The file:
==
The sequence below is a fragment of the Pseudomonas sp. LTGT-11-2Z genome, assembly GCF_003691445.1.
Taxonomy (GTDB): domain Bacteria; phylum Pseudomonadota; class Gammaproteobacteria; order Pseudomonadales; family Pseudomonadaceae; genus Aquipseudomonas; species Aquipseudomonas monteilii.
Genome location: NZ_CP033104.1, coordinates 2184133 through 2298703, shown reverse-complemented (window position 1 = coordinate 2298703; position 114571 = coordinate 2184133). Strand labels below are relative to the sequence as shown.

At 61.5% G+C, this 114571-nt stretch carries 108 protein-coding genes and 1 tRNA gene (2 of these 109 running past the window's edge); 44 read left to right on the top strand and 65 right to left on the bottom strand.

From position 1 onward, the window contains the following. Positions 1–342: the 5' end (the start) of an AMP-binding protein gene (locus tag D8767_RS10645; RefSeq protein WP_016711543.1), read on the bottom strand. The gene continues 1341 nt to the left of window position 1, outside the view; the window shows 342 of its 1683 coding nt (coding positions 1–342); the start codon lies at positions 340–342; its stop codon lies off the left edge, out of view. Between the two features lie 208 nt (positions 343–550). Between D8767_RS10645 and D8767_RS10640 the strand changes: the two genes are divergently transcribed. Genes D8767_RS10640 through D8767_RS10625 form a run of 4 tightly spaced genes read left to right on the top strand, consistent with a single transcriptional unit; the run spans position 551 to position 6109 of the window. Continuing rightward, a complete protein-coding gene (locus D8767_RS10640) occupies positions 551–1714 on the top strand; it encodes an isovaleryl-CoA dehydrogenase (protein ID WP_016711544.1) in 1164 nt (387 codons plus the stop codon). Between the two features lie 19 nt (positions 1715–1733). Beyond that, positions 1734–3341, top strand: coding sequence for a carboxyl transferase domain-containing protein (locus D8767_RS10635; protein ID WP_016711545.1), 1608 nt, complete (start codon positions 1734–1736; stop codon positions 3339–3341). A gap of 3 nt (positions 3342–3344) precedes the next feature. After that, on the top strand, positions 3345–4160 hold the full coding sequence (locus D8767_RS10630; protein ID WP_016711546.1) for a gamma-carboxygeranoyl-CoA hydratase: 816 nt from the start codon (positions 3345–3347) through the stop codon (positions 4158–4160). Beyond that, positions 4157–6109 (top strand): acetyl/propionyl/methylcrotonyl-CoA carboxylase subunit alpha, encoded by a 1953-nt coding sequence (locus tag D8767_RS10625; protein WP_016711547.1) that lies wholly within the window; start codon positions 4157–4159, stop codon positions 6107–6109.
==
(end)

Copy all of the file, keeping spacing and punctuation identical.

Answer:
The sequence below is a fragment of the Pseudomonas sp. LTGT-11-2Z genome, assembly GCF_003691445.1.
Taxonomy (GTDB): domain Bacteria; phylum Pseudomonadota; class Gammaproteobacteria; order Pseudomonadales; family Pseudomonadaceae; genus Aquipseudomonas; species Aquipseudomonas monteilii.
Genome location: NZ_CP033104.1, coordinates 2184133 through 2298703, shown reverse-complemented (window position 1 = coordinate 2298703; position 114571 = coordinate 2184133). Strand labels below are relative to the sequence as shown.

At 61.5% G+C, this 114571-nt stretch carries 108 protein-coding genes and 1 tRNA gene (2 of these 109 running past the window's edge); 44 read left to right on the top strand and 65 right to left on the bottom strand.

From position 1 onward, the window contains the following. Positions 1–342: the 5' end (the start) of an AMP-binding protein gene (locus tag D8767_RS10645; RefSeq protein WP_016711543.1), read on the bottom strand. The gene continues 1341 nt to the left of window position 1, outside the view; the window shows 342 of its 1683 coding nt (coding positions 1–342); the start codon lies at positions 340–342; its stop codon lies off the left edge, out of view. Between the two features lie 208 nt (positions 343–550). Between D8767_RS10645 and D8767_RS10640 the strand changes: the two genes are divergently transcribed. Genes D8767_RS10640 through D8767_RS10625 form a run of 4 tightly spaced genes read left to right on the top strand, consistent with a single transcriptional unit; the run spans position 551 to position 6109 of the window. Continuing rightward, a complete protein-coding gene (locus D8767_RS10640) occupies positions 551–1714 on the top strand; it encodes an isovaleryl-CoA dehydrogenase (protein ID WP_016711544.1) in 1164 nt (387 codons plus the stop codon). Between the two features lie 19 nt (positions 1715–1733). Beyond that, positions 1734–3341, top strand: coding sequence for a carboxyl transferase domain-containing protein (locus D8767_RS10635; protein ID WP_016711545.1), 1608 nt, complete (start codon positions 1734–1736; stop codon positions 3339–3341). A gap of 3 nt (positions 3342–3344) precedes the next feature. After that, on the top strand, positions 3345–4160 hold the full coding sequence (locus D8767_RS10630; protein ID WP_016711546.1) for a gamma-carboxygeranoyl-CoA hydratase: 816 nt from the start codon (positions 3345–3347) through the stop codon (positions 4158–4160). Beyond that, positions 4157–6109 (top strand): acetyl/propionyl/methylcrotonyl-CoA carboxylase subunit alpha, encoded by a 1953-nt coding sequence (locus tag D8767_RS10625; protein WP_016711547.1) that lies wholly within the window; start codon positions 4157–4159, stop codon positions 6107–6109.